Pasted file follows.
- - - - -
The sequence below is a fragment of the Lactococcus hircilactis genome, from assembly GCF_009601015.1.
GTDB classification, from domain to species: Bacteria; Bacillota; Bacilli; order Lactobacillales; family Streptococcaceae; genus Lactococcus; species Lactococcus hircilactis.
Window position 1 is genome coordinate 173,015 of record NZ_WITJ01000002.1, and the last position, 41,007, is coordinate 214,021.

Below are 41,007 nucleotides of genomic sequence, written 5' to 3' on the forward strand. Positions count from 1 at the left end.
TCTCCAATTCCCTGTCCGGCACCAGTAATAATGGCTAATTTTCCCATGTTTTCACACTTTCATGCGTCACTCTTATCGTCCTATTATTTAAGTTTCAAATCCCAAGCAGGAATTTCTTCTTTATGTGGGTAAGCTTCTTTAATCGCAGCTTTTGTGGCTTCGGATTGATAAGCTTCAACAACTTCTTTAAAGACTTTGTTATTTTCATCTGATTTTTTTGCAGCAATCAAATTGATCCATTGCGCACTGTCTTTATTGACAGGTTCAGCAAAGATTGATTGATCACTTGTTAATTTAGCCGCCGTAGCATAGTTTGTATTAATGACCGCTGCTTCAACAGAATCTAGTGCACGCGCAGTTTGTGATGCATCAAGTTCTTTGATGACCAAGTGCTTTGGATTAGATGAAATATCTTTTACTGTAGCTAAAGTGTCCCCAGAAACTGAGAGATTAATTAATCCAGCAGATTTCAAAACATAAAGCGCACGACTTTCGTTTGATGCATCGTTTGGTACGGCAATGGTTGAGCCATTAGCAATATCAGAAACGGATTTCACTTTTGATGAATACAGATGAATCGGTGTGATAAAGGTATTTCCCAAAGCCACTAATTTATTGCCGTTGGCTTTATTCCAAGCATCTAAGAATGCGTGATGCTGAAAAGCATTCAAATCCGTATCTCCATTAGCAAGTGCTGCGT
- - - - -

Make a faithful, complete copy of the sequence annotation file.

The sequence below is a fragment of the Lactococcus hircilactis genome, from assembly GCF_009601015.1.
GTDB classification, from domain to species: Bacteria; Bacillota; Bacilli; order Lactobacillales; family Streptococcaceae; genus Lactococcus; species Lactococcus hircilactis.
Window position 1 is genome coordinate 173,015 of record NZ_WITJ01000002.1, and the last position, 41,007, is coordinate 214,021.

Below are 41,007 nucleotides of genomic sequence, written 5' to 3' on the forward strand. Positions count from 1 at the left end.
TCTCCAATTCCCTGTCCGGCACCAGTAATAATGGCTAATTTTCCCATGTTTTCACACTTTCATGCGTCACTCTTATCGTCCTATTATTTAAGTTTCAAATCCCAAGCAGGAATTTCTTCTTTATGTGGGTAAGCTTCTTTAATCGCAGCTTTTGTGGCTTCGGATTGATAAGCTTCAACAACTTCTTTAAAGACTTTGTTATTTTCATCTGATTTTTTTGCAGCAATCAAATTGATCCATTGCGCACTGTCTTTATTGACAGGTTCAGCAAAGATTGATTGATCACTTGTTAATTTAGCCGCCGTAGCATAGTTTGTATTAATGACCGCTGCTTCAACAGAATCTAGTGCACGCGCAGTTTGTGATGCATCAAGTTCTTTGATGACCAAGTGCTTTGGATTAGATGAAATATCTTTTACTGTAGCTAAAGTGTCCCCAGAAACTGAGAGATTAATTAATCCAGCAGATTTCAAAACATAAAGCGCACGACTTTCGTTTGATGCATCGTTTGGTACGGCAATGGTTGAGCCATTAGCAATATCAGAAACGGATTTCACTTTTGATGAATACAGATGAATCGGTGTGATAAAGGTATTTCCCAAAGCCACTAATTTATTGCCGTTGGCTTTATTCCAAGCATCTAAGAATGCGTGATGCTGAAAAGCATTCAAATCCGTATCTCCATTAGCAAGTGCTGCGT